The do’s and don’ts of this important conversation

How to talk to your child about weight
Increasing weight in children leads to increased risk for diabetes, heart disease and even cancer. With childhood obesity rates rising, these health risks are affecting children at a much younger age.

“Obesity is one of the biggest health concerns we in the western world are facing – especially children,” says Elizabeth Victor, Ph.D., clinical psychologist with the Center for Obesity and its Consequences in Health (COACH) program at Children’s Health℠. “All parents want to see their children be healthier, but weight is so stigmatized that it’s challenging for parents to talk about.”
If you are concerned about your child’s body fat then then you need to take action NOW. It is so much easier to tackle when you are in control of the shopping cooking and availability of the food they eat. The first thing to remember is if you are overweight then you are setting the trend for your child or children. Children DO as we Do not as we SAY. So put your own oxygen mask on first and start taking action yourself to make all the meals the whole family eat are not too big, not processed and include lots of fruit vegetable sand berries . It may just be as easy as that . they may start copying you and you will have given the family the great gift you can give them the gift of good health. If they are not following you and you are losing weight but they are gaining weight then it is time to start up a conversation about it.

When tackling this complicated topic, make sure the conversation is supportive rather than punishing or critical. We must be aware that we are not pushing them form one problem into another, such as anorexia or bulimia, if they get pushed too far.
Be gentle with your child – and yourself
Many parents feel uncomfortable and guilty about their child’s weight. These feelings can make conversations negative instead of encouraging.
“Parents often feel overwhelmed talking to their children about weight. You may have or have had your own struggle with weight . If so it can be very helpful to acknowledge your own struggles and openly discuss what changes you are making or made to stop it escalating.

When discussing their body it is also important to talk about it in positive ways. If children and young people hear messages about how your family has always been overweight, they may feel as though they can’t do anything to improve their health. So be open about tall family weight issues and tell them that, as a family, you are all committed to making changes.

Learn and recognize how your child feels
Ask children open-ended questions and use reflective statements to learn how they are feeling. For example, a child might say, “Other kids say I’m fat. Do you think I’m fat?”
Instead of replying “yes” or “no,” give your child a way to reflect on his or her feelings. Say, “I hear you are really worried about how other kids see you, but how do you see yourself?”
After children share, thank them and recognize their feelings. Use statements like:
“I’m sorry you are feeling this way. I am glad you are telling me about it.”
“I hear that is hard for you. I want to work with you to make it better.”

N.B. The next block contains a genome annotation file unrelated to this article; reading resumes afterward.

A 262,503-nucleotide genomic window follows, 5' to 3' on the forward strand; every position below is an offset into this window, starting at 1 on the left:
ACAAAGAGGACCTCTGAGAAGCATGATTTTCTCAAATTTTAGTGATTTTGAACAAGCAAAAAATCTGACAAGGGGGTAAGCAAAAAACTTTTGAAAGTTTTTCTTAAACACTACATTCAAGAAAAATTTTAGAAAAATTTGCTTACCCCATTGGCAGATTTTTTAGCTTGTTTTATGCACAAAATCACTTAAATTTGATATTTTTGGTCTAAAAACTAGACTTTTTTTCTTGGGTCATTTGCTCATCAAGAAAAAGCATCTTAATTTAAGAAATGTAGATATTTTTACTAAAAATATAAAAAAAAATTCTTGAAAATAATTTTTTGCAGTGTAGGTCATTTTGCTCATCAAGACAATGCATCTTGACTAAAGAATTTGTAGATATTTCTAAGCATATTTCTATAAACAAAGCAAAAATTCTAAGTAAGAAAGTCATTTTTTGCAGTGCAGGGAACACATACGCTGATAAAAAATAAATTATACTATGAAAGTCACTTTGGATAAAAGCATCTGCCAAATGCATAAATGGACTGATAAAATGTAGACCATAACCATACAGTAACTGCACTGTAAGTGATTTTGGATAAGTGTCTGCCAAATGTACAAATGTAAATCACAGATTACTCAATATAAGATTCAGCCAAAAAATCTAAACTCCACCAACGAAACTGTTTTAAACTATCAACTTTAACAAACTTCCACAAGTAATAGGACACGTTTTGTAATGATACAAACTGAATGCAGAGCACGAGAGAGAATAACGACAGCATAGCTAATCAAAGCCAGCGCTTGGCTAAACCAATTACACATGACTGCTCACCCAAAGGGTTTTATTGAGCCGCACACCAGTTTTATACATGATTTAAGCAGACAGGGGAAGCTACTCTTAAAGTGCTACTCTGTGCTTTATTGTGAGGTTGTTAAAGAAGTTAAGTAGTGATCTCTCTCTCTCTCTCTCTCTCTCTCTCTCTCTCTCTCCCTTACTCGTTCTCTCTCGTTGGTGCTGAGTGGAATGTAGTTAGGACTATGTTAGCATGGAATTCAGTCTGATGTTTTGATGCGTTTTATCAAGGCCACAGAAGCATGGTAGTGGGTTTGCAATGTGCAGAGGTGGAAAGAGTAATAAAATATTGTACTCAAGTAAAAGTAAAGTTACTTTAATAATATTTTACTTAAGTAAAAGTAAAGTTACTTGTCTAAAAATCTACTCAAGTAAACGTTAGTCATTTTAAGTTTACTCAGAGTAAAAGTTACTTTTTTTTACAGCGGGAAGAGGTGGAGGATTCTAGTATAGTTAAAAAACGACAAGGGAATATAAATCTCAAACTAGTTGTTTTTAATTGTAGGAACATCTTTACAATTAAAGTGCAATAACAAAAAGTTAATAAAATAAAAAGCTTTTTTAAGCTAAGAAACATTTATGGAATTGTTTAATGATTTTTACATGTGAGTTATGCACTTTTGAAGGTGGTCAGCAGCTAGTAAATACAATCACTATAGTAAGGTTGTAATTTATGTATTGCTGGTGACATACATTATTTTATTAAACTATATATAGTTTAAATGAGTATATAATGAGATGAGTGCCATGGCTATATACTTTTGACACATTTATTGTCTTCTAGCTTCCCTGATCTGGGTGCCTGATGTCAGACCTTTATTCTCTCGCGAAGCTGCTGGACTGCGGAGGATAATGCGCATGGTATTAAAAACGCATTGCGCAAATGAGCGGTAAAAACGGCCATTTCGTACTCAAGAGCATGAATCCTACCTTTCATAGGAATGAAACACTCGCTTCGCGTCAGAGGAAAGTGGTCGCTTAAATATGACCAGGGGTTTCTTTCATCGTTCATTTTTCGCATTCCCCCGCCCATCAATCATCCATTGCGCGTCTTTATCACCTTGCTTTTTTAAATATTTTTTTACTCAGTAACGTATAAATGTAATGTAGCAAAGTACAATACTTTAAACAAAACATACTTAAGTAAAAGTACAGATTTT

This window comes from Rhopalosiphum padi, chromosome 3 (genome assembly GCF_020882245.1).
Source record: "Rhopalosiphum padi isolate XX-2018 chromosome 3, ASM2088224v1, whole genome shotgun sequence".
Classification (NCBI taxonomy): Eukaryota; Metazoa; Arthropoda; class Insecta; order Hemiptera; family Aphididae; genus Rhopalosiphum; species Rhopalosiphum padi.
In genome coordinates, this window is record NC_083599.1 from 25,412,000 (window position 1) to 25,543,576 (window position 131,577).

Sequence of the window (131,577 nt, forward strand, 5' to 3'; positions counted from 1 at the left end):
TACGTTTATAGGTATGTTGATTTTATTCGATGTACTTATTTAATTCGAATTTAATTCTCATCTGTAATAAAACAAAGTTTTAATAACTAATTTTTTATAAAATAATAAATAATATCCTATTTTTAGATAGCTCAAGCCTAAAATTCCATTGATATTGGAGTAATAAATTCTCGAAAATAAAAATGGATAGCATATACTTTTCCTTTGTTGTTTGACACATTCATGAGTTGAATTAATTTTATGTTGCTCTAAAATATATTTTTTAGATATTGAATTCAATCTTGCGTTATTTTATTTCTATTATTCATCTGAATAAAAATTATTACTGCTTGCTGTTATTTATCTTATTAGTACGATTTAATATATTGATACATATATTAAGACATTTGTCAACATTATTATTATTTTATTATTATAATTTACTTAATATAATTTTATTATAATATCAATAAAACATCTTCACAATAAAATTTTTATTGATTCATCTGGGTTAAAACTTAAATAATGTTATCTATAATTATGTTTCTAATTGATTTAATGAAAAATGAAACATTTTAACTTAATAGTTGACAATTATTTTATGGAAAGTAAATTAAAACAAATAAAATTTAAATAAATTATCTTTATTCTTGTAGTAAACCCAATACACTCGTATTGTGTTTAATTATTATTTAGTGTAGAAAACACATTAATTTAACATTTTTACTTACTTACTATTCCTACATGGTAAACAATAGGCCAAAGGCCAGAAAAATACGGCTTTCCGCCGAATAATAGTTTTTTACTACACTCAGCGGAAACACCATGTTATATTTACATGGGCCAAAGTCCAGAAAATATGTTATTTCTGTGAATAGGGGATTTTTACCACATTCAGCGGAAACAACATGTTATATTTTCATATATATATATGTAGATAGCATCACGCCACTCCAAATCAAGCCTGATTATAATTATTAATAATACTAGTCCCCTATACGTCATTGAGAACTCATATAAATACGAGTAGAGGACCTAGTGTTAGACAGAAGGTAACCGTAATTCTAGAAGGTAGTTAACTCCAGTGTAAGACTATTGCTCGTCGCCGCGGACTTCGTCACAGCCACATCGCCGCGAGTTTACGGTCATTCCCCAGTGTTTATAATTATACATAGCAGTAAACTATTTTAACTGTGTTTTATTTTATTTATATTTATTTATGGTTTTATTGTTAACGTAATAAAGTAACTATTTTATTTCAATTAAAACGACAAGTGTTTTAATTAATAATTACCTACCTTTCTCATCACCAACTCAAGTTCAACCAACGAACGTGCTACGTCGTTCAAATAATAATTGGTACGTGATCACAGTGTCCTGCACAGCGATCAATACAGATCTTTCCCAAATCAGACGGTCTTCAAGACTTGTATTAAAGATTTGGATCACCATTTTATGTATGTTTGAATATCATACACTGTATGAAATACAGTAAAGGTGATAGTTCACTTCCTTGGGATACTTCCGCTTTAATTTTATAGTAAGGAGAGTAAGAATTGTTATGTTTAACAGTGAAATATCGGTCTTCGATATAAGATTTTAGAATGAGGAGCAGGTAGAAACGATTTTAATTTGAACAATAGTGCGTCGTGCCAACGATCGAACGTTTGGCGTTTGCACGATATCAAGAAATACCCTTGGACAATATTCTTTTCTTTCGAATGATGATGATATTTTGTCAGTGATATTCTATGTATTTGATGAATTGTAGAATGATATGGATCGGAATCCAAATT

“Your weight doesn’t determine your value as a person.”
“Thank you for sharing these feelings with me.”

Focus on health, not appearance

Doctors and nutritionist believe it is good to relate weight to health, not appearance. All bodies look different and even at a healthy weight, your child may not fit society’s view of how they should look. Other children can be cruel so take the association of weight loss for health away from the what other children are saying.

Point out ways losing weight improves quality of life, not appearance, by saying:
“It can be helpful for you to lose weight so you feel good.”
“Too much weight can put you at risk for diabetes.”
“Losing weight can make us feel more comfortable.”
Having less fat is good for your heart health
Less weight means you can do better in sports and are more agile.

Avoid the word “fat”

Calling your child fat or any other names is a form of bullying. These negative interactions are not helpful and can make weight problems worse.
Parents should stay positive and focus on recognizing what a child does well, using statements such as:
“I noticed you ate all your vegetables. That was great!”
“Thanks for inviting me to go on a walk. I need to get our more and move my body!”
“I see you’re drinking more water. that is so good for you waste system and thinking! Did you know our thoughts are passed across water and our brain is about 80% water.”

Make it a family effort

Family support is vital to success, “Research shows that only when a family makes these changes as a unit does the child successfully lose and maintain weight loss.”
By participating in healthy activities, you can help your child feel less alone and more supported. If children feel like they have their family’s support, that can help in those moments where they feel like they want to give up. So have a family Pow Wow and put forward the following:-
We need to make healthy choices together.
Let’s go on a days out and walks together.
Let’s eat more vegetables every single day.
Lets all stop eating fast foods
Lets start a new fun program together that fun for us all

Put small changes first

If as a family you are struggling we can help you to start by focusing on just a couple of changes so it is not overwhelming. To download our free program go to :- HTTPS// Healthy Steps Program Section and look for “Family Weigh Management”

Seek support

If your child is struggling emotionally with weight or eating, you should seek out professional help. The support of a team including a clinical psychologist and a social worker can help your child build the coping skills he or she needs to make healthy choices.

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